It's not often that Silicon Valley executives head to a city in Gujarat to see why their app is popular in one school. But when students of S N Kansagra School in Rajkot used Edmodo to manage their annual school bazaar, Ketan Kothari, the app's Vice President Marketing, felt he should visit the school to see how they used the app.
The event - Galaxy Bazaar - encourages commerce students of classes XI and XII to create, purchase and sell products ranging from handicrafts to bikers' accessories. Each student pitches in with Rs. 500 for the capital and like any modern company, all the students take up various roles such as CEO, management, and project leader.
So where does Edmodo come in the picture? Kothari says Edmodo co-founders Nick Borg and Jeff O'Hara started the service to help schoolchildren communicate and collaborate safely.
"Nick Borg and Jeff O'Hara worked in IT departments at local schools in Illinois to block social networking sites being used in the classroom," says Kothari. "That made them think of building a secure social network specifically for the classroom environment that was safe for children." This was something that would serve the needs of the students in SNK School.
Bijal Damani, the social entrepreneurship teacher who is in-charge of Galaxy Bazaar, says the bazaar started in 2005 with 28 students participating. The initiative was a success and by 2009, around 150 students were involved in managing Galaxy Bazaar. "With that many students, coordination had become difficult. The school principal told us about Edmodo (then a Web-based service) and I was among the first teachers in the school to put it to use," Damani says.
The app, which is available on Android and iOS, and the website, allow students to collaborate and plan their work, without the distraction of a bigger network like Facebook.
Students Jeshil Adeshra (CEO of last year's Galaxy Bazaar) and Akshay Kotecha (head of documentation and communication) say they had been using Edmodo for several class projects apart from Galaxy Bazaar. Adeshra felt the app made their work simpler.
"Definitely it [Edmodo] reduced our work load to a huge extent," says Adeshra. "Communicating and collaborating with a huge group and tracking transactions would not have been possible without this platform."
Their batch-mate Abhi Kamdar, who recently cleared his Class XII examination and was the marketing and venue management head for the event, feels Edmodo's mobile apps helped students stay updated.
"For an event like Galaxy Bazaar where we were a team of nearly 120 students, we needed to be in constant contact with our fellow students and juniors to guide them," says Kamdar, "It served as a coordinating platform. so definitely we used Edmodo constantly and got notifications on our mobile phones for updates."
When working with her students, Damani used the app to ensure complete coordination.
"I created several polls for students' opinions and feedback, which reduced my work. We also managed to avoid redundancy," says Damani. "Different students were no longer approaching the same sponsor."
One feature which appealed to the students was that teachers can use the system to award badges for good work.
"My teacher gave me many badges whenever I did wonderful job. She had personalised the badges for different projects. That was so sweet," Adeshra says.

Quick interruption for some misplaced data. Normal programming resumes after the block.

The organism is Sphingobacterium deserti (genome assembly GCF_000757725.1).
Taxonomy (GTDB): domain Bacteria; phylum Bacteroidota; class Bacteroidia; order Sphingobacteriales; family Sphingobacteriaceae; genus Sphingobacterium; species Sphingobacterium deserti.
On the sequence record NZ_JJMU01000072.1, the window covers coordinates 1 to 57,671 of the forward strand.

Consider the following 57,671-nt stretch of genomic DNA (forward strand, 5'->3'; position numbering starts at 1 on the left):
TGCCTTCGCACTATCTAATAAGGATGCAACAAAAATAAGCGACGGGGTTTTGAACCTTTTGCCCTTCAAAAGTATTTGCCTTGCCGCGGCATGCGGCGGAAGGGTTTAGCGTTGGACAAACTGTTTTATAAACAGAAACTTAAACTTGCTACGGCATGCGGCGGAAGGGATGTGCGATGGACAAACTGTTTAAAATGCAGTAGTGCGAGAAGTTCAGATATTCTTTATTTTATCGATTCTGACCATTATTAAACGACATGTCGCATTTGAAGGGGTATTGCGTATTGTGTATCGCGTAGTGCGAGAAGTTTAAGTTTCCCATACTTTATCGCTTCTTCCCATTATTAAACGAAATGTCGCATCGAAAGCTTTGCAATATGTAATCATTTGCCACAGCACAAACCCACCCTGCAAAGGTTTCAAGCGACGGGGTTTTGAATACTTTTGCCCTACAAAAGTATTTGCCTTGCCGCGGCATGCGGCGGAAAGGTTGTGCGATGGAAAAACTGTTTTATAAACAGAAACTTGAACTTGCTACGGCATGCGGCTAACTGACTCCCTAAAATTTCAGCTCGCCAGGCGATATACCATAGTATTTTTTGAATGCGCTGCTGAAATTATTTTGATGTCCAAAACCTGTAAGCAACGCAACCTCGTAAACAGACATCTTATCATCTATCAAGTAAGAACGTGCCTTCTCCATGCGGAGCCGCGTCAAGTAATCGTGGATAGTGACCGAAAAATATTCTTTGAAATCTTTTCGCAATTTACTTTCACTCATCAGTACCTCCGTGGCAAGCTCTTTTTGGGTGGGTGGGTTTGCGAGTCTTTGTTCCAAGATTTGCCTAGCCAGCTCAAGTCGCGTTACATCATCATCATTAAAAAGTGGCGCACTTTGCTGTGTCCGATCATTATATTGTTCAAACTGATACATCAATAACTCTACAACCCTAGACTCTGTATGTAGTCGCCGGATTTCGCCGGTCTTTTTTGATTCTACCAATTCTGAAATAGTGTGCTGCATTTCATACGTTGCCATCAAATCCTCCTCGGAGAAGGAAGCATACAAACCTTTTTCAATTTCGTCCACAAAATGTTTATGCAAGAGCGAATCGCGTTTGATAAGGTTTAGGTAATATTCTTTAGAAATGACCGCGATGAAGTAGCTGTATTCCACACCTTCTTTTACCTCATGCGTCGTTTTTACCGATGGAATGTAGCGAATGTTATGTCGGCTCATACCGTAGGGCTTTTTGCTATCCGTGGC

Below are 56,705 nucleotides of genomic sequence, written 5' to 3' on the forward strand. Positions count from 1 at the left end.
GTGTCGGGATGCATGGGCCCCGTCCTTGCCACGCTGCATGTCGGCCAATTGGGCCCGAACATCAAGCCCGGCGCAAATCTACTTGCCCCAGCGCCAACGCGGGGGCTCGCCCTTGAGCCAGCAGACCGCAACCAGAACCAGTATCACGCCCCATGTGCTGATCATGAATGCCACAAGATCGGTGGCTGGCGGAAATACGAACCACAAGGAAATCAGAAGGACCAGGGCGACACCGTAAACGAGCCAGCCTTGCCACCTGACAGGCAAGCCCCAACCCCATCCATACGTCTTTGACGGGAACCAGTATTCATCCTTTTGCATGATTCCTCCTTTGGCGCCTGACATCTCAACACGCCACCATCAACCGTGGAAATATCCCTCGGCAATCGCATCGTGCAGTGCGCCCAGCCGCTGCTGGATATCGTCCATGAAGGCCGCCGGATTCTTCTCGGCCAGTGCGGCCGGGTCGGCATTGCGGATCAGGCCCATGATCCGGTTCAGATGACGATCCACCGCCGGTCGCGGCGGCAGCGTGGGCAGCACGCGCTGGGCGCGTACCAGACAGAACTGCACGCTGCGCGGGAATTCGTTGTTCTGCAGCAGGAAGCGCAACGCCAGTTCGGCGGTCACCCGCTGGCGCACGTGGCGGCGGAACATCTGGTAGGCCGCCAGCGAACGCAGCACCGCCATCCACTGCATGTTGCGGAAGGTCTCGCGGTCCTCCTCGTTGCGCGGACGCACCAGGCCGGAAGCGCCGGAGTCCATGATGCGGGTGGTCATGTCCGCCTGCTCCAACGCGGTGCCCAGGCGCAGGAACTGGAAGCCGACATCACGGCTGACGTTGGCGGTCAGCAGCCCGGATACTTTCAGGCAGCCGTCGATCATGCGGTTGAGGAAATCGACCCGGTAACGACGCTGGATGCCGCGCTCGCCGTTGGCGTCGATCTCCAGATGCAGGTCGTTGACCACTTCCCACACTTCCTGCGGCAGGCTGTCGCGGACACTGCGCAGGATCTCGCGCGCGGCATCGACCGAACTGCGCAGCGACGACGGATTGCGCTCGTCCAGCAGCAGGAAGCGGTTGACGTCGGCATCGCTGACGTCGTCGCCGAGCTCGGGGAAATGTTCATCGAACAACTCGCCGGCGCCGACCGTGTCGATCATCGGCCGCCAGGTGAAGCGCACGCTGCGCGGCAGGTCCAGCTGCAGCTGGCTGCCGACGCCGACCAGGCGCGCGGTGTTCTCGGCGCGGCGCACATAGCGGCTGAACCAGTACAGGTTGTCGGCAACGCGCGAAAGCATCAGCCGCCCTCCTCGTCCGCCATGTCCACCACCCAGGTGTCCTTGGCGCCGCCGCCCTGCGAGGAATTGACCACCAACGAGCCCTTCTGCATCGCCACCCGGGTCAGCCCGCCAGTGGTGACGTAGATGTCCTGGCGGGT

Kotecha, the communication head for last year's Galaxy Bazaar, found Edmodo's polls very useful.
"I liked the poll feature most in Edmodo. It can help teacher or the admin reach a consensus, which in turn helps in decision making," Kotecha says.
Since its inception, Galaxy Bazaar has always generated a profit. The proceeds go towards funding the education of underprivileged students.
"SNK School's fee isn't exactly cheap, so the profit that Galaxy Bazaar generates helps sponsor the education of those who cannot afford education in this school," Damani says.
Although this initiative had a humble beginning, with a profit of just Rs 8,000 in 2005, last year the profit was a whopping Rs 9.24 lakh. Damani says Edmodo has played a vital role in improving students' efficiency. Today, she says, many SNK School teachers encourage students (from as early as class V) to use the app.
Having seen all of this, Edmodo's Kothari was, in his words, "Amazed!" According to him, the Galaxy Bazaar is the kind of use case which has helped the app grow as well. He says that most of the app's growth has been due to word-of-mouth publicity.
India, he adds, is among the top 20 of the 190 countries where Edmodo is used.
"There are still issues related to connectivity and usage of devices (primarily computers and tablets) in India, which is why India isn't in the top 10 yet," says Kothari, adding, "We've seen significant adoption of Edmodo in Uruguay where there was a countrywide initiative to bring connectivity and devices to classrooms. Much of the Edmodo adoption we've seen internationally has been organic, and we are looking to make more targeted efforts to spur engagement in countries like India."
Kothari - an ex-Apple employee - joined Edmodo in 2010, before which he had been working on a project called Root-1 with "two struggling Googlers". Root-1 had coded game-like apps for education, to improve areas such as vocabulary and memory and it is the integration of these technologies that Edmodo is now working on, Kothari said, giving a glimpse of how social media and education could be further integrated in the future.The students of SNK School have some ideas regarding that. "A live bulletin board, audio message service and live video conferencing facility (like Google Hangouts) will definitely make Edmodo a great tool for education," Adeshra says.